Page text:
Superhero movies: bringing the comics to life in more detail than ever before
Melissa Giugno – Special to Southern News
Superhero movies are better than ever. With improved technology, filmmakers take the unimaginable feats that masked crusaders achieve in comic books, and make them possible on the silver screen said Shavey Ortiz, a sophomore communication disorders major.
“Everything is bigger and better. You can see everything better and things are in more detail,” said Ortiz. “I feel like technology really advanced when it comes to movies. Some of the things that superheroes do, you feel like they can actually do because it is so nice and clear.”
According to Nash Information Services, LLC, which provides analytical data for the movie industry, collected box office sales from superhero movies released between 1995 and 2015. “The Avengers” released in 2012 produced top ticket sales with $623,383,136. “The Dark Knight” released in 2008 received second most with $533,345,358.
Ortiz said while the superhero movie industry is booming, if filmmakers continue with cliché storybook endings, then audiences are going to lose interest.
“With superhero movies, in general, everything is the same,” said Ortiz. “They win in the end. That is kind of one of those things where you say, ‘of course, the good guy won again.’”
David Petroski, Ph.D., communications professor, disagreed with Ortiz with saying current films present a harsher side of superheroes that are extremely contrasted from older, more flamboyant representations.
“If you look at the comparison between the Superman that was Christopher Reeve and the newer one [Henry Cavill], the difference was a sense of grit. There was a moral dilemma where [Superman] kills Zod. That is a big turning point in terms of superhero cinema because Superman is the paradigm for all that is good.”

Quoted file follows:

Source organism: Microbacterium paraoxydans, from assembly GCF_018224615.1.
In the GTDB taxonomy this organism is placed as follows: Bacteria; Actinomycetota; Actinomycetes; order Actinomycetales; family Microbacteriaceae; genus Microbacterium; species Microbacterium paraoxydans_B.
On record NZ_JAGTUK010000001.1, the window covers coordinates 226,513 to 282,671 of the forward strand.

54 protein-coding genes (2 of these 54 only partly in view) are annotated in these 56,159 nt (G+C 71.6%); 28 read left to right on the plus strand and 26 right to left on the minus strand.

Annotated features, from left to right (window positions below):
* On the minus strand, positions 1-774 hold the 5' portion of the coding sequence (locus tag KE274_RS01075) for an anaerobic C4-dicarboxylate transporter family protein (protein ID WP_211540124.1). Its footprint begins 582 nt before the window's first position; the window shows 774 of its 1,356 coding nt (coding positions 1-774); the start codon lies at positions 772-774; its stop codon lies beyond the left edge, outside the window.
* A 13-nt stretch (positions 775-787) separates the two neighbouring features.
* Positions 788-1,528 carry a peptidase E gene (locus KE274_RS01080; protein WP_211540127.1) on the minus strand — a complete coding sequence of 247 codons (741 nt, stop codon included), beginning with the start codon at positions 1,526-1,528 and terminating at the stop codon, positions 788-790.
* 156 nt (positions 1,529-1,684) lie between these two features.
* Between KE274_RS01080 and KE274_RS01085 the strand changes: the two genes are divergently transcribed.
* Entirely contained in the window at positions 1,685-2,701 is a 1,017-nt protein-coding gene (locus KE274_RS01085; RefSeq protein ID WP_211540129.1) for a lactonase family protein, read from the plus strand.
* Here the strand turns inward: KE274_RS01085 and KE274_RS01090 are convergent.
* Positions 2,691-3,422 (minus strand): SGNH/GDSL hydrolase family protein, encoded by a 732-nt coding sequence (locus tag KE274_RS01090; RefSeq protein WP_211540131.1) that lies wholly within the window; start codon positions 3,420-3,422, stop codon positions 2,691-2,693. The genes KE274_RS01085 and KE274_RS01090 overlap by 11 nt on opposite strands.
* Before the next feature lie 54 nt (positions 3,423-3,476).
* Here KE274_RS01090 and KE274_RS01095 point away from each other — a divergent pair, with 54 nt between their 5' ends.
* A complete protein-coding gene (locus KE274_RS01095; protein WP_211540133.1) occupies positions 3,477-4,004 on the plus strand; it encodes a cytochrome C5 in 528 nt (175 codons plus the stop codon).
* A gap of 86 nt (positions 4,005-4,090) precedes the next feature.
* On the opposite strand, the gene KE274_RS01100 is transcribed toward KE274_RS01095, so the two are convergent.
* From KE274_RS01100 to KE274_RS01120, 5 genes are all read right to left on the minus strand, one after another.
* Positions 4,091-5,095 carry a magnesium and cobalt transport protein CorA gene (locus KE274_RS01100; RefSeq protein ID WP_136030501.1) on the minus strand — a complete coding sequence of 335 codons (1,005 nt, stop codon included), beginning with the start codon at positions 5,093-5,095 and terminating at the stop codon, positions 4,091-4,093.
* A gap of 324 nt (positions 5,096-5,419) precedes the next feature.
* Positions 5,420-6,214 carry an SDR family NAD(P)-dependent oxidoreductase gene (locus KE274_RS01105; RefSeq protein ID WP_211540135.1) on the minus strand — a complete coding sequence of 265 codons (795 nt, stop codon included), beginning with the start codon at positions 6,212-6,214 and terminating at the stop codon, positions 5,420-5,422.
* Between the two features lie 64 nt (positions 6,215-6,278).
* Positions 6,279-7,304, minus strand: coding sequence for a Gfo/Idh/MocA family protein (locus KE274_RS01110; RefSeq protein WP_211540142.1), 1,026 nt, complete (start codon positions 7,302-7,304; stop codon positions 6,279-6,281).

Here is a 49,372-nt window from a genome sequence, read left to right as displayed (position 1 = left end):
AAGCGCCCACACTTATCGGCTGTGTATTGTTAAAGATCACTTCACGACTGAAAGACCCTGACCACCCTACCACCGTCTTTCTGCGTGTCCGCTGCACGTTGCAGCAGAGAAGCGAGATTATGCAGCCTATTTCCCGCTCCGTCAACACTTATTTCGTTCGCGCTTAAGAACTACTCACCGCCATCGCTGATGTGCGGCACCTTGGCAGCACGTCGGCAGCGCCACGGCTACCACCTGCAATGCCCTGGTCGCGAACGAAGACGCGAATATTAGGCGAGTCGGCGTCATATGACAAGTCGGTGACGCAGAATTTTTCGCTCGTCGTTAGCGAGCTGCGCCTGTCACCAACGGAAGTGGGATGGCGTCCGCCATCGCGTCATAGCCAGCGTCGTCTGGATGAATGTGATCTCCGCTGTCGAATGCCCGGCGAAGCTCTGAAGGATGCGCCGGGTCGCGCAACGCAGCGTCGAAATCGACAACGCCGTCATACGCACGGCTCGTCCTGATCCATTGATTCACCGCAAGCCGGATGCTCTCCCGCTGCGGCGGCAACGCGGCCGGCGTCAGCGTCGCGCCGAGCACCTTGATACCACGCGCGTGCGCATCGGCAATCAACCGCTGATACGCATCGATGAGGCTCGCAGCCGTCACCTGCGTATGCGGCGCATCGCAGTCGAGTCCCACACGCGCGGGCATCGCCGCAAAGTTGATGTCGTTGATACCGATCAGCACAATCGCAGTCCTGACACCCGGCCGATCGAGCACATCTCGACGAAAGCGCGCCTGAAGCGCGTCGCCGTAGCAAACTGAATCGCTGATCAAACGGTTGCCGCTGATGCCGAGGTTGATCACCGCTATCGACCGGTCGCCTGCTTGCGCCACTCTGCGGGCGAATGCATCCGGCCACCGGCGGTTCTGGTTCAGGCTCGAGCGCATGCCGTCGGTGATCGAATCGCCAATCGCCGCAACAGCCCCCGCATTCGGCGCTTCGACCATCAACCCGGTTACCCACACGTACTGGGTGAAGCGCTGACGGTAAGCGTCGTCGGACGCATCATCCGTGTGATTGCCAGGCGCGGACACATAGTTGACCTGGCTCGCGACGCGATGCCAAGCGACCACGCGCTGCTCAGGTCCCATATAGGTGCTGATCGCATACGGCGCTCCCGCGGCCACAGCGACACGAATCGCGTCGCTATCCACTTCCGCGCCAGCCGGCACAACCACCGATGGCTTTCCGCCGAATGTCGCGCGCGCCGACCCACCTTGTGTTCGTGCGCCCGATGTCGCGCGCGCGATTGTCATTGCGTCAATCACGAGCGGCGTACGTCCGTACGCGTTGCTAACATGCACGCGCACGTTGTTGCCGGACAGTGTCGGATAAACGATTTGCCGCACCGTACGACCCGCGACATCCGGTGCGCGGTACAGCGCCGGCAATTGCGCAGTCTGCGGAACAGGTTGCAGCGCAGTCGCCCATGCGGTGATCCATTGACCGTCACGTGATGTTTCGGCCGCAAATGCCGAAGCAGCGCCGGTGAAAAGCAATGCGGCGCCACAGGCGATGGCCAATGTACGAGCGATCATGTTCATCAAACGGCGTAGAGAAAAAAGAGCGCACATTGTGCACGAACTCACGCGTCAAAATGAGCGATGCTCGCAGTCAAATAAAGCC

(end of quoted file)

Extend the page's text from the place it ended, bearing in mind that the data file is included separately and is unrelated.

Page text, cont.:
Petroski added if audiences can sense that filmmakers skimped on quality, the characters’ stories are weak, or storyline is fragile, then patrons will make it known after watching the movie.
“They are only going to last as far quality is upheld,” said Petroski. “When you look at the release of ‘Fantastic Four,’ it was an abysmal movie, partly stemming from a new director that was doing one of his first big budget films.”
Michael Bay, associate communications professor, added if filmmakers can overcome the challenge of presenting a world that is imaginary yet relatable, then they have provided the perfect mix.
“To imagine a world that is completely different from our own yet is still recognizable to us. I think that is the challenge of the superhero movie,” said Bay. “Things are so fantastical, in order to connect, they still have to be representative of the lives we lead.”
Petroski said another quality superhero movies must possess is to provide a strong, captivating storyline.
“I want them to stay true to having a strong, compelling story,” said Petroski. “Marvel in particular has been able to sustain many movies that have compelling stories. I am encouraged that they are tapping into great storylines that have not been told yet. Like ‘Guardians of the Galaxy.’ I think that was a genius movie and part of that was discovering that this is a really cool story.”
Bay said a superpower these movies will always have is the ability to connect audiences to a simpler time—the ability to make them feel safe.
“Where you lived life and there was always someone looking out for you. I think when you are an adult you realize the world is not that way,” said Bay. “To temporarily go back into that place where, although bad things are happening, there is always that feeling of, ‘someone is fighting for me.’”
Photo Credit: marvelousRoland